Shifting the middle-manager mindset is an important part of building this kind of culture. Initially, managers may be resistant to losing high performers on their team. But employers can help middle managers understand the benefits of internal mobility, such as the cost savings versus an external hire, the value of retaining organisational knowledge, and increased learning and innovation throughout the organisation.

In our Pulse of Talent survey, just over half of respondents (53%) said if they found a different role in their organisation, their manager would support them moving into that role. Thirty-three percent were unsure, and 14% said their manager would not support such a move.

The level of support from managers should be 100%. This further proves why we must shift the middle-manager mindset. We must replace the traditional view of talent belonging to a team with the idea that talent belongs to the entire organisation.

Internal mobility can mean so much more than simply changing roles within a company. What other options should employers consider?

Internal mobility should be about career growth, expansion, and even experimentation. In addition to making it easier for employees to move into new roles in different departments or teams within the organisation, employers should consider project opportunities, job shadowing, and job rotations as part of their internal mobility strategy.

Our research shows that workers are interested in these opportunities. When asked what internal career opportunities appeal to them, the top answer (at 49%) from our Pulse of Talent respondents was contributing their skills to new projects from within their current role. Thirty-one percent were interested in shadowing other employees to learn about their roles, and 25% said they wanted to split time between roles.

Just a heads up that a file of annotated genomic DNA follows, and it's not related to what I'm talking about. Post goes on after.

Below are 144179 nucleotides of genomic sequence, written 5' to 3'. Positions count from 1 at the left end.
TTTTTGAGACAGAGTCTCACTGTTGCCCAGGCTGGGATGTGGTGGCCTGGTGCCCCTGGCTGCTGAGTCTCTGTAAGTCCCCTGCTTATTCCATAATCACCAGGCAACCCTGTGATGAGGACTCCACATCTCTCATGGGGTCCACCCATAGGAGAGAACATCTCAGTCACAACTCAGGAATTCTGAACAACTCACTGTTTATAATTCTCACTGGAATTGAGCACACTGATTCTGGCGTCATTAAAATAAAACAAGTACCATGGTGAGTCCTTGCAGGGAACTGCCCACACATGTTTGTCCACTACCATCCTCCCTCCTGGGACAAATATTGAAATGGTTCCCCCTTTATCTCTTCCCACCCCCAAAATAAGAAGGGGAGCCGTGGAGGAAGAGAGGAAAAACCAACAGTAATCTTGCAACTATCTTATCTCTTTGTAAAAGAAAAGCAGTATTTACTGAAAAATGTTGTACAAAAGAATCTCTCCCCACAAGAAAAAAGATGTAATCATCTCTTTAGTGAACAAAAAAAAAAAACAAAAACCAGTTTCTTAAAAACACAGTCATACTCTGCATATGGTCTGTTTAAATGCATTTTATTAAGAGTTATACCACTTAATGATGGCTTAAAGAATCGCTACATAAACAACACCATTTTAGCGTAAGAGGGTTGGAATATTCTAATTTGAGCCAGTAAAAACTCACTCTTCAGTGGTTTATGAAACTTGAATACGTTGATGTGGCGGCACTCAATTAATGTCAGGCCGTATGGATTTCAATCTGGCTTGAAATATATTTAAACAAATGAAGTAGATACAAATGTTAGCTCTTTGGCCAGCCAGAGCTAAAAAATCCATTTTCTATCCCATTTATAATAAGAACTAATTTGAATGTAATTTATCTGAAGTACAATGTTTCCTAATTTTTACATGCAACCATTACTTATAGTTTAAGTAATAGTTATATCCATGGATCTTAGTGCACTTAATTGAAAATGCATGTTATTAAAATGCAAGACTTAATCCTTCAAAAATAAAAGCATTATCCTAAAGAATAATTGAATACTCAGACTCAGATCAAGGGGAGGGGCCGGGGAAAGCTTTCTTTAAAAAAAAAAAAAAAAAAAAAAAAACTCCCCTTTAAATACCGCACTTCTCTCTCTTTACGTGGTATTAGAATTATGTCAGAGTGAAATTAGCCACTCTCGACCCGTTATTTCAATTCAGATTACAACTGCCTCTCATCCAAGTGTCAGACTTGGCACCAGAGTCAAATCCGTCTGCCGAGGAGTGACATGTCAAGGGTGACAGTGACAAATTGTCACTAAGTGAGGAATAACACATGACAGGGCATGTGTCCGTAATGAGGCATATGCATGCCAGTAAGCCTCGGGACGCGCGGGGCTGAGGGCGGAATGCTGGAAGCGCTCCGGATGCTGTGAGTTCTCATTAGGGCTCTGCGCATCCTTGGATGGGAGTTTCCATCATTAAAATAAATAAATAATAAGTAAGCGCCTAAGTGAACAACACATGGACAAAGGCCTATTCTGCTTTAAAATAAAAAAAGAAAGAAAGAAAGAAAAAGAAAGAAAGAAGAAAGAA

How can employers create the foundation to support internal mobility? And why is it in their own best interest?

Technology is the foundation for internal mobility. We’ve all become so accustomed to technology making recommendations for us — like what to watch on Netflix and what to buy from Amazon — that we almost expect this intel now.  

Talent technology like Dayforce's Career Explorer allows employers to take the guesswork out of career development and empowers employees with data-driven recommendations on jobs and skills that would help them advance in their career. This is a huge retention mechanism for organisations. In our Pulse of Talent survey, 88% of flight-risk respondents said they would consider staying with their current employer if they were given internal career opportunities.

So, we see that employers should care about internal mobility because it matters to their employees. But it also matters to their business. Creating opportunities for internal mobility allows organisations to adapt more efficiently to changing market conditions because they don’t need to source, hire, and onboard new external talent that isn’t familiar with the business. Internal mobility can also increase organisational productivity and performance by ensuring the right talent is in the right place at the right time.